Perpetuating the stigma

While Ms. Frolich seemed to take a very negative view of the article “Frum Times in Teaneck High” (Letters, “How dare you?,” January 19, responding to “Frum times in Teaneck High,” January 12), it was also an unrealistic one, and as a self-described educator, she should know better.

She should know that not every Jewish child fits the mold of a Jewish day school student. She also should know that the Jewish day school system obviously has flaws that make it impossible for some children to flourish as well as impossible for some parents to afford. The Jewish day school system may work for most frum children, but not all, and we should applaud the parents interviewed in the article for doing what was best for their children.

Ms. Frolich should apologize to these children for perpetuating the stigma placed upon them for simply not fitting the mold.

Beatrice Baum
Bergenfield

Frisch oversteps its boundaries

I write today to express my shock at the actions of the Frisch School as described in a January 17 article in Haaretz, wherein the school administration orchestrated a student letter-writing campaign to President Trump in response to his decision to move the American Embassy to Jerusalem. (See this week’s paper, page 12). As most readers of the Standard know full well, I have been a longtime advocate of American recognition of Jerusalem as Israel’s capital and the relocating of our embassy to Jerusalem. I personally wrote a public statement applauding this action last month.

However, I am also a passionate advocate for church/state separation. I believe that religious institutions should refrain from overt political activity. Moreover, I am deeply concerned that when a school administration “suggests” that students take a political action, going to the extent of disseminating a draft of a letter, that the students’ ability to exercise their free will is severely limited.

The Haaretz article mentioned that the students were encouraged, but not required, to write letters to President Trump. The unstated implication is that the school did not overstep the boundaries of church/state separation. For me, the issue is not merely a question of whether the Frisch School’s action was within the letter of the law, but rather to raise the question of whether as American Jews who have been beneficiaries of the protection of the American Bill of Rights for the past 240 years, we do not have a responsibility, in the spirit of Jewish law, to insure that our communal institutions, be they synagogues or particularly our schools, build a fence around this sacred principal of American life, so that even the appearance of stepping over the line is protected.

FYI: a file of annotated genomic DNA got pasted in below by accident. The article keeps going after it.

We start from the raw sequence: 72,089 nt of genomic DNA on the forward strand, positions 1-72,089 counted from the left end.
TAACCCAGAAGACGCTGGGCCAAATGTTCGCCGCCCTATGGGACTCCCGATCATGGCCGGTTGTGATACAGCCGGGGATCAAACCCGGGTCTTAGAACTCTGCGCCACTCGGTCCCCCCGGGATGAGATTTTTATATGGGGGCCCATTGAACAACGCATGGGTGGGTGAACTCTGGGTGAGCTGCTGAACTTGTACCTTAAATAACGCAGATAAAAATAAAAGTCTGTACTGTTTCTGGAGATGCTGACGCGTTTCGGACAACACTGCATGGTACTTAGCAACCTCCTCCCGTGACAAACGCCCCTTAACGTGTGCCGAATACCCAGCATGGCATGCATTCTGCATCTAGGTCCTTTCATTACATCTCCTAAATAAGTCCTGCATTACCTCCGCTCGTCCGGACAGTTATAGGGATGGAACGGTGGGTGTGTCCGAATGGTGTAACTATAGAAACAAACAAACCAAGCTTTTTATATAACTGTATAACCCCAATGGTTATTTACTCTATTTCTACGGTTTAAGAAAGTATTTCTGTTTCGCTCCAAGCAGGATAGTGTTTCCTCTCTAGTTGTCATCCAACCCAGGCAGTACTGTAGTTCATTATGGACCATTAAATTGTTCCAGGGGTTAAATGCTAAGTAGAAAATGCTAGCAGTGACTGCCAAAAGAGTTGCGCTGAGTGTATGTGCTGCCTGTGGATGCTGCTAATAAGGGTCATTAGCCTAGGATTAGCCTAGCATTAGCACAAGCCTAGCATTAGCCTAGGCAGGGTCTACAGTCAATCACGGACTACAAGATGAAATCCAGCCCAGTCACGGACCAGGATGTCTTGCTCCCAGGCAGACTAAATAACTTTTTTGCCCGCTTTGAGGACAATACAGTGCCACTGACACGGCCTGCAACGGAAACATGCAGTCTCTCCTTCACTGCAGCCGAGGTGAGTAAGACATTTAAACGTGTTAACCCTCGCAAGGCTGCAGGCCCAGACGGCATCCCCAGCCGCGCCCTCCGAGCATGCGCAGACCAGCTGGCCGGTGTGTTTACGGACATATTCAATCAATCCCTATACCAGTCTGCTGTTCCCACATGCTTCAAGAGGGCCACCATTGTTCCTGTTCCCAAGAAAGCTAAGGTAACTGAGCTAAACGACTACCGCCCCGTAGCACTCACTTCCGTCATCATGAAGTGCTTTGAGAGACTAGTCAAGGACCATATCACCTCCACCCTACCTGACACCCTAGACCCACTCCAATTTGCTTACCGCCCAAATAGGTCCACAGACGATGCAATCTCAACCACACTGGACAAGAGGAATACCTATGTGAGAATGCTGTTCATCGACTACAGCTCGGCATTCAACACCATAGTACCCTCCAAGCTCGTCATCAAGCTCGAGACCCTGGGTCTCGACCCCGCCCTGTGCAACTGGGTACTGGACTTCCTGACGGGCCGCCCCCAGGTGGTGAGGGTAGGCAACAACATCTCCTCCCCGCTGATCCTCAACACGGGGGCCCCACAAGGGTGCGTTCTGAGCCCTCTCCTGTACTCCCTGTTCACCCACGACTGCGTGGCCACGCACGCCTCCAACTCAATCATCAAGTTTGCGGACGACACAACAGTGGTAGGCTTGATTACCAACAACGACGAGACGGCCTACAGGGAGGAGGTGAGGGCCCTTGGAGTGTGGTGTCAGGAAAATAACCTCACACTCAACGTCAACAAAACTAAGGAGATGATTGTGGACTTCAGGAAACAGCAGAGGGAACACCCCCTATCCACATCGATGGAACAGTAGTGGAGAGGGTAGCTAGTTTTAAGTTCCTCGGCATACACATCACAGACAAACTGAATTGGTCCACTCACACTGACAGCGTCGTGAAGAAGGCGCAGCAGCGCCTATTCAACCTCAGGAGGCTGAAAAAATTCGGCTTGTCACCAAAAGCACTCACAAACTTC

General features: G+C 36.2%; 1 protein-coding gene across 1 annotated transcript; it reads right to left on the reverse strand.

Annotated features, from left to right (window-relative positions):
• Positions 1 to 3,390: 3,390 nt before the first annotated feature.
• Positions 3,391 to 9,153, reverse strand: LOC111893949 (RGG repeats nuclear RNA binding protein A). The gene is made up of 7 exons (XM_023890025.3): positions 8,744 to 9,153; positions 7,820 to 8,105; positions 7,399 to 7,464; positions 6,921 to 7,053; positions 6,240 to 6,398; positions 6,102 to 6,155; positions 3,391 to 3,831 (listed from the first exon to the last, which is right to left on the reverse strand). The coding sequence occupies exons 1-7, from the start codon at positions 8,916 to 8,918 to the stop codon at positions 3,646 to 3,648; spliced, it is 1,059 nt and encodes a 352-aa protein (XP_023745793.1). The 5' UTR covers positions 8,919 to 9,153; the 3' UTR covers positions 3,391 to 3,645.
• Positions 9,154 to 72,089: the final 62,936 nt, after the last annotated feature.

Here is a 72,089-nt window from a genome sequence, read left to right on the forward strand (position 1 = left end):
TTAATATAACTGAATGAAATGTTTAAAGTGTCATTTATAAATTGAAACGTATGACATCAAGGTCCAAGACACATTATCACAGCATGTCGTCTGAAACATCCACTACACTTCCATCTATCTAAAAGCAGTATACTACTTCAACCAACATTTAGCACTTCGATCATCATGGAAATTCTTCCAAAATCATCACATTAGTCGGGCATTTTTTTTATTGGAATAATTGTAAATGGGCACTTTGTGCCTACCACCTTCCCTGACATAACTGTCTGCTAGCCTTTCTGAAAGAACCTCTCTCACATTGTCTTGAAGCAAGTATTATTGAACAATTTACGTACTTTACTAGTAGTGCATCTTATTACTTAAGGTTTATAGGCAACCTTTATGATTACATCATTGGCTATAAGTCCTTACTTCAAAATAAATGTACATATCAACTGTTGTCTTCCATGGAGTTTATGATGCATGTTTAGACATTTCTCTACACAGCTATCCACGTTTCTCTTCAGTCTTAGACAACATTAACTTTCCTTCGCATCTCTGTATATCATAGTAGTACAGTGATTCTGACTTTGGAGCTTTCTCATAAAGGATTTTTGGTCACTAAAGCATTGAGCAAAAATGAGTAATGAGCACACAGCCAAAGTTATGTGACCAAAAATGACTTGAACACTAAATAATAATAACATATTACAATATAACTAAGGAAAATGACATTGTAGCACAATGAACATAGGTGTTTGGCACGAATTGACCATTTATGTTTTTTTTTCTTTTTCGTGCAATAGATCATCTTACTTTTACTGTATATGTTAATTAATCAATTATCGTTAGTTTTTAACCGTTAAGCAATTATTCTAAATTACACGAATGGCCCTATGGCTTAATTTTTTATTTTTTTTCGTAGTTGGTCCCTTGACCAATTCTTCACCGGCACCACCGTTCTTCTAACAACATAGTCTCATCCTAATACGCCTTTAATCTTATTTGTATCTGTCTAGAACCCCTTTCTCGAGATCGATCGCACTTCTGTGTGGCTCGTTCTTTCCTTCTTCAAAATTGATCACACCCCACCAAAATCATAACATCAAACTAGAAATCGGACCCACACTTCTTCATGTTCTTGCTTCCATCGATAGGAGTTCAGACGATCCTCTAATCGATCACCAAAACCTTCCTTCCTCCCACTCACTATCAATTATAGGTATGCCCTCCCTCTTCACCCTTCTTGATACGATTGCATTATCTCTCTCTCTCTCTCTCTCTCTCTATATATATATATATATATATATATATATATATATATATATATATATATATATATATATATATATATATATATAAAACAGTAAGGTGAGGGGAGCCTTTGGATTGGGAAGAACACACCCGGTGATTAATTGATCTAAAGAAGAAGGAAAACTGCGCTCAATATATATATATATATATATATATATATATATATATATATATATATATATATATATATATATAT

Rabbi Neal I. Borovitz
Rabbi Emeritus, Temple Avodat ShalomRiver Edge

Imagine a unified nuclear Korea

I was gratified to find an article about Dr. Tom Grunfeld, an expert on East Asian studies who has spent time in North Korea (“Know your enemy,” January 19). Hearing a firsthand account of conditions there contributes to a better understanding of the people and culture north of the 38th parallel and south of the Yalu River.

Dr. Grunfeld’s account of the North Korean nuclear program jibes with my experience. I did business with South Koreans in the nuclear field for many years, as well as the IAEA in Vienna. The latter was doing a credible regulatory job up to the time that President George Bush Jr. destabilized nonproliferation. In 1992, the North Koreans veered away from the NPT framework and started to ramp up their clandestine development activities.

Meanwhile, there is a well-established nuclear industry in the South. Twenty-four power reactors there produce one third of the country’s electricity. Nuclear medicine is in widespread use at public and university hospitals. The only thing the South lacks is a nuclear weapons program.

Russia, China, India, and Pakistan have nukes. Is it so far fetched to imagine a united nuclear Korea? It is possible that the games being played in Korea next month are all about reconciliation of a people united for the past 4,000 years, and divided only for the past 73 years. A mere speck in time. The Koreans want to send a signal to China, Japan, and the rest of the world. When you see a Kia or Hyundai on the road here, think about Korea on a par with France and England. When Korea unifies, Japan will go nuclear in response.

This genie is not new. America uncorked the bottle 73 years ago. And we won’t be able to bully the genie back into the bottle. The only rational way out is talking, with a renewed focus on global nuclear nonproliferation.

Eric Weis
Wayne